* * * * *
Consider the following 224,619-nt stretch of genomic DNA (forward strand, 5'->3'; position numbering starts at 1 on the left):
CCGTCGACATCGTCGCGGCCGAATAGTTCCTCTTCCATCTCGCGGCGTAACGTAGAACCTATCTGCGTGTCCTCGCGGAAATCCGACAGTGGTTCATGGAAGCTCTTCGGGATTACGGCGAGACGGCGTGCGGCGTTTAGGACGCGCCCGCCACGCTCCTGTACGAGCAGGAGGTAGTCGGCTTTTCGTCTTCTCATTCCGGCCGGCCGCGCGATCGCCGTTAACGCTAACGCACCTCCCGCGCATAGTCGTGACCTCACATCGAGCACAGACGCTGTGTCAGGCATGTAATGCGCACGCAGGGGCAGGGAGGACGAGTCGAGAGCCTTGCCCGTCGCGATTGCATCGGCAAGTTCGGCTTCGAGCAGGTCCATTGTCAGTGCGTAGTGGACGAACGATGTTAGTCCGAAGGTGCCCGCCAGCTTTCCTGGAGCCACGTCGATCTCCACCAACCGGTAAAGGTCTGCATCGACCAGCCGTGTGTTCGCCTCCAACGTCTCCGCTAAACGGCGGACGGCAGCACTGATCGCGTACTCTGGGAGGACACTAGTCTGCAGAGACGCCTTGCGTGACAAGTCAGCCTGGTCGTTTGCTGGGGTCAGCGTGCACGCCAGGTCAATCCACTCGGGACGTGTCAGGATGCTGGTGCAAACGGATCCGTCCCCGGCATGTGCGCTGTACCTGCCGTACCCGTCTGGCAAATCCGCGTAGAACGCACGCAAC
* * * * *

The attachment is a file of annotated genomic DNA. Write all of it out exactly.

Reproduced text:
Consider the following 224,619-nt stretch of genomic DNA (forward strand, 5'->3'; position numbering starts at 1 on the left):
CCGTCGACATCGTCGCGGCCGAATAGTTCCTCTTCCATCTCGCGGCGTAACGTAGAACCTATCTGCGTGTCCTCGCGGAAATCCGACAGTGGTTCATGGAAGCTCTTCGGGATTACGGCGAGACGGCGTGCGGCGTTTAGGACGCGCCCGCCACGCTCCTGTACGAGCAGGAGGTAGTCGGCTTTTCGTCTTCTCATTCCGGCCGGCCGCGCGATCGCCGTTAACGCTAACGCACCTCCCGCGCATAGTCGTGACCTCACATCGAGCACAGACGCTGTGTCAGGCATGTAATGCGCACGCAGGGGCAGGGAGGACGAGTCGAGAGCCTTGCCCGTCGCGATTGCATCGGCAAGTTCGGCTTCGAGCAGGTCCATTGTCAGTGCGTAGTGGACGAACGATGTTAGTCCGAAGGTGCCCGCCAGCTTTCCTGGAGCCACGTCGATCTCCACCAACCGGTAAAGGTCTGCATCGACCAGCCGTGTGTTCGCCTCCAACGTCTCCGCTAAACGGCGGACGGCAGCACTGATCGCGTACTCTGGGAGGACACTAGTCTGCAGAGACGCCTTGCGTGACAAGTCAGCCTGGTCGTTTGCTGGGGTCAGCGTGCACGCCAGGTCAATCCACTCGGGACGTGTCAGGATGCTGGTGCAAACGGATCCGTCCCCGGCATGTGCGCTGTACCTGCCGTACCCGTCTGGCAAATCCGCGTAGAACGCACGCAAC